Just as often as anti-Blackness seeps into new places and discussions, Black folks always find new ways to clap back. According to a racist on social media, recently, my “type are not going to be ...
Tag: Global Black History
In both World Wars, France used West African “colonial conscripts.” Deployed on the front lines, they were often the first to be killed.
Historical traces of racism and exclusion remain on the island. It’s just that new residents can’t—or won’t—read them.
Though a new phenomenon, Verzuz isn’t new. Black artistic, scholarly, athletic, and political spaces have always been made into battlegrounds.
“What are the compartments that have been placed around how we understand slavery and genocide and its impact on our lives and the world?”
Throughout its history, residents of Haiti, especially those of African descent, imagined and created their own possibilities for new social worlds.
Even with colonialism and slavery ended, black life remains unfree. What will it take to go from emancipation to liberation?
The transnational struggles of Black women throughout history are different experiments in the practice of freedom.
Remember that anti-Black violence has been the central dynamic of US history—and how Black women have struggled with this violence for centuries.
For poet Honorée Fanonne Jeffers, as for the Black Romantics, history is the repetition of anti-Black violence that has yet to be abolished.
What to do with Confederate statues in the US South? Martinique didn’t just destroy its colonial-era statues—it rebuilt them into something else.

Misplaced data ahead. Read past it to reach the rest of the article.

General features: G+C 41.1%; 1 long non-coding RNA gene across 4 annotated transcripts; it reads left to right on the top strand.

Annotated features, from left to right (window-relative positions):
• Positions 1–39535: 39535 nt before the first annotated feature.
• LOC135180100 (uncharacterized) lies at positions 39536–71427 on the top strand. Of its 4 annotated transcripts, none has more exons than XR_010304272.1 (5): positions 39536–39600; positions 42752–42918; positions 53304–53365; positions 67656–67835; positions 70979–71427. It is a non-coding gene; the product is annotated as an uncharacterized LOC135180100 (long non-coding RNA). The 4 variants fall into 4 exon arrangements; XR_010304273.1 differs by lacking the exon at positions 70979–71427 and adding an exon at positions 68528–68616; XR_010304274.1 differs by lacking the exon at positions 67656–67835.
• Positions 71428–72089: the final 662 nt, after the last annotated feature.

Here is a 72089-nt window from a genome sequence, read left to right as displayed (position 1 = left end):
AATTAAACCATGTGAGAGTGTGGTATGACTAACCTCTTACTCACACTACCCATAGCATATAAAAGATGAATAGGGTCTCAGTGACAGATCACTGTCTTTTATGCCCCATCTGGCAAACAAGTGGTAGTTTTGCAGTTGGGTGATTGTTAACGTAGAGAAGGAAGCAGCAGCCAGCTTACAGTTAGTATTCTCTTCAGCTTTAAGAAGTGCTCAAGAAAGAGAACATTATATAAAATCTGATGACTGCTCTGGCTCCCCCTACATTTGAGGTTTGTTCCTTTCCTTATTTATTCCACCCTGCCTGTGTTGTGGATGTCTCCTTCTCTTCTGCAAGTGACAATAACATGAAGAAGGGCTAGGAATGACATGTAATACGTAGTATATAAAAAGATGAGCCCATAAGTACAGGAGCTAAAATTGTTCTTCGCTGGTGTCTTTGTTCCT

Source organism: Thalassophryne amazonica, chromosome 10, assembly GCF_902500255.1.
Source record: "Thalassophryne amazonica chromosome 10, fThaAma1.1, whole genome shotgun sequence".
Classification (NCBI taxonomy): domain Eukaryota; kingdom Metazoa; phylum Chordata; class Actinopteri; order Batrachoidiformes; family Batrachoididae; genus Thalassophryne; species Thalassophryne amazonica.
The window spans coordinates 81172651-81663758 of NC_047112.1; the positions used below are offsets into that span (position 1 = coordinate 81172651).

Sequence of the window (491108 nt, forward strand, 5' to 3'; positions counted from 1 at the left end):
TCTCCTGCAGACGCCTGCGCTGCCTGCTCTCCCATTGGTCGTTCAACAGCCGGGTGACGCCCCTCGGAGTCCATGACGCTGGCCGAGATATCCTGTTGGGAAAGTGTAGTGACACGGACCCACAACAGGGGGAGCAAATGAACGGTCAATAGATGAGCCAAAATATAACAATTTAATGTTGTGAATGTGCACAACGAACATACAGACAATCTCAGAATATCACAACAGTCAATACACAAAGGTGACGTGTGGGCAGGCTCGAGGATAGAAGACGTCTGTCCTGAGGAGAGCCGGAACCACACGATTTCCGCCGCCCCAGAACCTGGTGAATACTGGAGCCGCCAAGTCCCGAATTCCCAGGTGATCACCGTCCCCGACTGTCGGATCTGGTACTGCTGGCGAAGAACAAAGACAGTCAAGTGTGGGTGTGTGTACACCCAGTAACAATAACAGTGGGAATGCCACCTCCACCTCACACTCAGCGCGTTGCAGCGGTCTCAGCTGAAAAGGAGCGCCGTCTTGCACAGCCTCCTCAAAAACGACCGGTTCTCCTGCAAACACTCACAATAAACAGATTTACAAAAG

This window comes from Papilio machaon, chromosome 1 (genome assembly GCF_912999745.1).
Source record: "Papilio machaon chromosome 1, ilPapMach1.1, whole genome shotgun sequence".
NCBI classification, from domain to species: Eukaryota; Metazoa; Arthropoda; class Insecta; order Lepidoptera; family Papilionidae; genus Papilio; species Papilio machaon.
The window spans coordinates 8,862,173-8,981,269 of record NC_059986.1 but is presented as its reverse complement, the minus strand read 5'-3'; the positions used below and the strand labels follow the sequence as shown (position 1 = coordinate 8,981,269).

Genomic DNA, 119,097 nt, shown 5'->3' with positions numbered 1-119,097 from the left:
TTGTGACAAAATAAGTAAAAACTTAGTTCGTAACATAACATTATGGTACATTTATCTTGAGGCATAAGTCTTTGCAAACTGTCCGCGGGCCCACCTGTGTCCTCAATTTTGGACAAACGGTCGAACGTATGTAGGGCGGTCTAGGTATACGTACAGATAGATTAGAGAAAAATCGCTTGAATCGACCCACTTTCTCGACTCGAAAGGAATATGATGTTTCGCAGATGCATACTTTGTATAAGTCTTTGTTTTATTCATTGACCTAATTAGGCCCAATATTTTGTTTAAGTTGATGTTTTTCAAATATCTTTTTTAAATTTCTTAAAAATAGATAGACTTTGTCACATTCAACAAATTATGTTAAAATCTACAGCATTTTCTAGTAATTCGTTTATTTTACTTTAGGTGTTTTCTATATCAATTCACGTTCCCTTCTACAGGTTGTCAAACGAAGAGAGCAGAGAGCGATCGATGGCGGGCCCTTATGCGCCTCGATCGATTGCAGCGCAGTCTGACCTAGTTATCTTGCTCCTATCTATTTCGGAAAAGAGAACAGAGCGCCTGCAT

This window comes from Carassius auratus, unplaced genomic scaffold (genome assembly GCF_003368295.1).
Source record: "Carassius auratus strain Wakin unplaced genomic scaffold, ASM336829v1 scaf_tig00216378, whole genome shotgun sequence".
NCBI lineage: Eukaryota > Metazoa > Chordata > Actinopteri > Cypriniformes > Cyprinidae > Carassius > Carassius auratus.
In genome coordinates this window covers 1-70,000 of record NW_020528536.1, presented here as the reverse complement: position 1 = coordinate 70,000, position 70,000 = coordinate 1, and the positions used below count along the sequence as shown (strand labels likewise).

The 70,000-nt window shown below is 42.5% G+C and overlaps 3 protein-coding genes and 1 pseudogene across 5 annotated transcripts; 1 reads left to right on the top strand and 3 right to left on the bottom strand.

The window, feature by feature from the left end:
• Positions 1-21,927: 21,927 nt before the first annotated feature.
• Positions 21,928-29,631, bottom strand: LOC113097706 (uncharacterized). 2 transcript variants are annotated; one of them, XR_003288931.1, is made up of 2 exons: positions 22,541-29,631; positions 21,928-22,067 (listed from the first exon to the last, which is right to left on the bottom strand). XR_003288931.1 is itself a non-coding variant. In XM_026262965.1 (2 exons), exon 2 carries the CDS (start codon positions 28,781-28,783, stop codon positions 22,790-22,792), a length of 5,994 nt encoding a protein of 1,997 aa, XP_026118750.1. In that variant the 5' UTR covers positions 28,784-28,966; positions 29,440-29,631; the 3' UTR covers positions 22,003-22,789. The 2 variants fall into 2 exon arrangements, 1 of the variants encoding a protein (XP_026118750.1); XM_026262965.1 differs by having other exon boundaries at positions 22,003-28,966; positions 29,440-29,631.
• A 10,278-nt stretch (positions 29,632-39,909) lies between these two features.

Millions of items looted from Africa during the colonial era remain housed in private collections and museums around the world.
Critiquing the Enlightenment is essential, because there the asylum, prison, and science itself unveil their violent foundations.
As more and more protests make clear, the bodies of Black people playing sports are not outside history. Indeed, they never have been.
“So, dear sister, do you think that Black Italian movements have changed qualitatively in the wake of George Floyd?”
For two Black womxn translators, bringing Afro-Italian stories into English is an act of radical self-love and resistance.
When will new generations of Afro-Italians finally be heard and recognized as full and active members of Italy’s culture and society?
"The women in my book really disrupted France’s ideas about citizenship, about who belongs. I’d like us to be similarly disruptive."
Can the inherent contradictions of “whiteness” and the “decolonial” ever align with the reparative potential of photography?
If he had to write The Black Jacobins again, C. L. R. James “would only give Toussaint [Louverture] a walk-on part.”